While some may be familiar with the term apprentice by the popular television show launched by Donald Trump in 2004, its roots have proven much more significant throughout history in ensuring knowledge is passed along to the next generation of workers. Since the Middle Ages, apprenticeships have served valuable roles in teaching the skills learned by master craftsmen over decades of work so that services can be maintained and improved upon.
What does this have to do with the auto industry you might ask? Plenty, actually. Two of the biggest concerns we hear about from customers all over the globe are the shortage of skilled technicians and the escalating costs and scarcity of quality hands-on training. A training program that incorporates both vocational learning with a formal apprenticeship program can help solve both of these problems and ensure that there is a competent line of succession as the current work force heads towards retirement.
There are different components to vocational training. Programs can incorporate elements of academics (such as math, reading, analytical skills and advanced electronics), as well as technical and hands-on training. Whereas some other training programs rely solely upon classroom study, vocational training allows students to apply lessons learned in real-world settings and situations. This mix of academic and on-the-job training has proven to produce technicians who are better prepared to step into full-time roles upon completion of their training programs.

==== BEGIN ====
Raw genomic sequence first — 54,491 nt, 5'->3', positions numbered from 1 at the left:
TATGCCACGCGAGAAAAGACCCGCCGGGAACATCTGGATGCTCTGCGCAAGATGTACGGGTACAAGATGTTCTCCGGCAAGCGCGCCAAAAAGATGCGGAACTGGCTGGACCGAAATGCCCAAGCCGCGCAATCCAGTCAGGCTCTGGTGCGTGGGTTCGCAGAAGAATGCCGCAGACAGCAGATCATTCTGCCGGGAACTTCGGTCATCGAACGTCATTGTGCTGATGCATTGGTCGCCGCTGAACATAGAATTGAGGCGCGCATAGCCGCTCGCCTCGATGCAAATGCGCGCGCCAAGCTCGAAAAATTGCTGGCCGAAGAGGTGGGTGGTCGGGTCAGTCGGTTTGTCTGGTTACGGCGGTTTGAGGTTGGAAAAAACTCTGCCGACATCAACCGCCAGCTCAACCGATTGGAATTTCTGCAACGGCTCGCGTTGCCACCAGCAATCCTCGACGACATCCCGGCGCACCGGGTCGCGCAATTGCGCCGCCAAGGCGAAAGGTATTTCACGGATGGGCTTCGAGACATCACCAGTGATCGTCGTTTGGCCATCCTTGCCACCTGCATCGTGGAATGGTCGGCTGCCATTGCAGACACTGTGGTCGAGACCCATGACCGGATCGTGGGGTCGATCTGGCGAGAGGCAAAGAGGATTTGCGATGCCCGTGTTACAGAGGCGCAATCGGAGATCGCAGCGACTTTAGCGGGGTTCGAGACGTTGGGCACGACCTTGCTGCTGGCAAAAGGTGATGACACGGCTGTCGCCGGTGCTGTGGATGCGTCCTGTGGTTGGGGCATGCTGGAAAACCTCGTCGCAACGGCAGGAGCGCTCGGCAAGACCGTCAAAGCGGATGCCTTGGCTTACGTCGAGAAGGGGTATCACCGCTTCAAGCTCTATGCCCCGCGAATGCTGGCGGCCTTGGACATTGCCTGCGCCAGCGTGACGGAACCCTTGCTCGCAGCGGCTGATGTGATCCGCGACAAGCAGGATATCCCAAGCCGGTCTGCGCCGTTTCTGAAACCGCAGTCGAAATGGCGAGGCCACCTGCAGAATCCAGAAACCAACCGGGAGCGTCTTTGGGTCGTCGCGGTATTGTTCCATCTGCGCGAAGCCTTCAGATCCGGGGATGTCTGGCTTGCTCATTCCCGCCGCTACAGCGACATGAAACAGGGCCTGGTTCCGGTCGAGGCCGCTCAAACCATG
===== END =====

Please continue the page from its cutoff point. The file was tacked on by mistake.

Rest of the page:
Building upon vocational training, apprenticeships are a valuable asset in maintaining a competitive workforce and the benefits to the employers are also significant. Through these programs– sometimes a partnership between an educational institution and a corporation– students hone their skills under the watchful eye of master technicians with decades of experience. As a result, employers realize fewer mistakes, experience shorter ramp-up times and have more efficient operations when bringing on new employees. In addition, graduates of apprentice programs tend to also exhibit greater company loyalty and are less likely to abandon the positions they have been trained for.
Some of the most famous figures in history, such as Benjamin Franklin and Paul Revere, have served in the roles of apprentice and master, learning and passing along knowledge which can only be gained by years of honing one’s craft. When it comes to applying these principles to the automotive industry I am reminded of a story of a young man who left his family’s farm at the age of seventeen and moved to Detroit to become an apprentice machinist. Two years later he had completed his apprenticeship and had become a certified machinist. Using this knowledge and experience he went on to develop the Model T automobile, revolutionizing transportation. Of course, that young man was Henry Ford.